# First Degree Heart Block

by Carlo Raj, MD

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00:01 Okay. First degree AV block, what does that mean? Defined by an ECG, here you go, prolonged PR interval. Stop there. What is the time? Okay, 0.12 to 0.2 seconds, excellent. Now that seconds, don't get this confused with millisecond, same darn thing.

00:18 The unit is a little bit different, that is all. So 200 milliseconds is equivalent to how many seconds? 0.2. You want to know just enough math in your residency, in your internship or whatever so that you can make common sense type of answers right. Now if you love math and such, then of course, you can go into whatever that you want. Radiology has a bunch of physics in it or even certain amount of cardiology will have tons of maths in it, so there is a place for if you love math. But if you don't love math at least be able to come up with common sense type of answers. So 200 milliseconds is equivalent to 0.2 seconds.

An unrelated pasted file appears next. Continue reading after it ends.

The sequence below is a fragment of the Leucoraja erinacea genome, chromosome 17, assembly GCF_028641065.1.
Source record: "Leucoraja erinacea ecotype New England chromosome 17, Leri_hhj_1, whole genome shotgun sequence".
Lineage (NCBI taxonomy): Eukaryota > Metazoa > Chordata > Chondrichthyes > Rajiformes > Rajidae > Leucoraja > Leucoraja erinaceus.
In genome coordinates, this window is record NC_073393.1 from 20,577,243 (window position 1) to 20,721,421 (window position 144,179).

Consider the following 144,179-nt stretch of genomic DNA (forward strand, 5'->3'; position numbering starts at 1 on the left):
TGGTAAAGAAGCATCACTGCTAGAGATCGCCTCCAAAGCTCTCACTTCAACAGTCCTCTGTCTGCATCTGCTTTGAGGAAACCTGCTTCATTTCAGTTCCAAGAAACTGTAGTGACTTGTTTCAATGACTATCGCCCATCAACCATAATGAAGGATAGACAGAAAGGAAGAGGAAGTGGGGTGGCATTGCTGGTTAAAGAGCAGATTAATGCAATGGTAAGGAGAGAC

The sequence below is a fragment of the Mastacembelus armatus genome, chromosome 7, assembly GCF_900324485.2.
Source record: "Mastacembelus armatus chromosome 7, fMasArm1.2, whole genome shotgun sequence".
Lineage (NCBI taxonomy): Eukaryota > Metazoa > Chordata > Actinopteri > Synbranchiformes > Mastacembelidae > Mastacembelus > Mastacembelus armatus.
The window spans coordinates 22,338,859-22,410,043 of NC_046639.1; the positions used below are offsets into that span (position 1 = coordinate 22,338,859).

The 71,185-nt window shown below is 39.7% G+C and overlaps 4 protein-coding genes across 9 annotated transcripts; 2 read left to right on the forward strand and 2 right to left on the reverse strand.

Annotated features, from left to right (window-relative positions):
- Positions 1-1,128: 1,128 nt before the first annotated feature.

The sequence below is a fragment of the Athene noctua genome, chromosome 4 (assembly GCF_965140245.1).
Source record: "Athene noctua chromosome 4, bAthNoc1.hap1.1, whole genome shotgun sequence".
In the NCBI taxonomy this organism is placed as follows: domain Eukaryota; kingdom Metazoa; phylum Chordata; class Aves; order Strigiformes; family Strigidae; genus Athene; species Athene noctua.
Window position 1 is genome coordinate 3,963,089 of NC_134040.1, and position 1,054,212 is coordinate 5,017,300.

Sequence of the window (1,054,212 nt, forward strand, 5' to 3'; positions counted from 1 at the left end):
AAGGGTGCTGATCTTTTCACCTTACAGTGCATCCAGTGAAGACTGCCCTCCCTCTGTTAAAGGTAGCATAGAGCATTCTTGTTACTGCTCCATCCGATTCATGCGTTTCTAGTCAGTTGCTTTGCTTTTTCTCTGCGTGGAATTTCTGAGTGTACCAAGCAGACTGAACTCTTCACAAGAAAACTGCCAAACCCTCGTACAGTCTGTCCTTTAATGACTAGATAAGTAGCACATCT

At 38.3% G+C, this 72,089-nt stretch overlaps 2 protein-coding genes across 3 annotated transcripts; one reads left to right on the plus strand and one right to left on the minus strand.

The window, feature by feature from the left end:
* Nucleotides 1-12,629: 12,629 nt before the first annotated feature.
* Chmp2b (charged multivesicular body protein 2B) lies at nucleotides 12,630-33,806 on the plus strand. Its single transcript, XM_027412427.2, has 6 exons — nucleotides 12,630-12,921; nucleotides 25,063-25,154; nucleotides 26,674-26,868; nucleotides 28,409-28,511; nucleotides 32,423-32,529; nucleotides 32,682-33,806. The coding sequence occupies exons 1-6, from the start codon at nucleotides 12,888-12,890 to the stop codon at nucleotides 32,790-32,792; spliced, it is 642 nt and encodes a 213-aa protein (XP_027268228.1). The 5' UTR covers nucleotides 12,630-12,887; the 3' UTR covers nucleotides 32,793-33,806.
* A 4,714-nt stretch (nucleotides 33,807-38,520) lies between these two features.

00:59 If it is greater than it, what is it? The PR interval we have first-degree AV block or first-degree heart block. Now how many of your PR intervals on a strip of EKG will have a prolonged PR interval? Every single PR interval okay. Now is this dangerous? Is the patient going to have serious sequelae? No. Typically asymptomatic. So we are good there.

01:26 So it is first-degree, know the definition. You don't see anything else. Prolonged PR interval

The lecture First Degree Heart Block by Carlo Raj, MD is from the course Arrhythmias: Basic Principles with Carlo Raj.

### Included Quiz Questions

1. The PR interval is greater than 200 milliseconds.
2. Patients with first-degree heart block typically have symptoms.
3. The ECG shows a shortened PR interval.
4. The QRS complex is widened.
5. PR interval is greater than 2 seconds.

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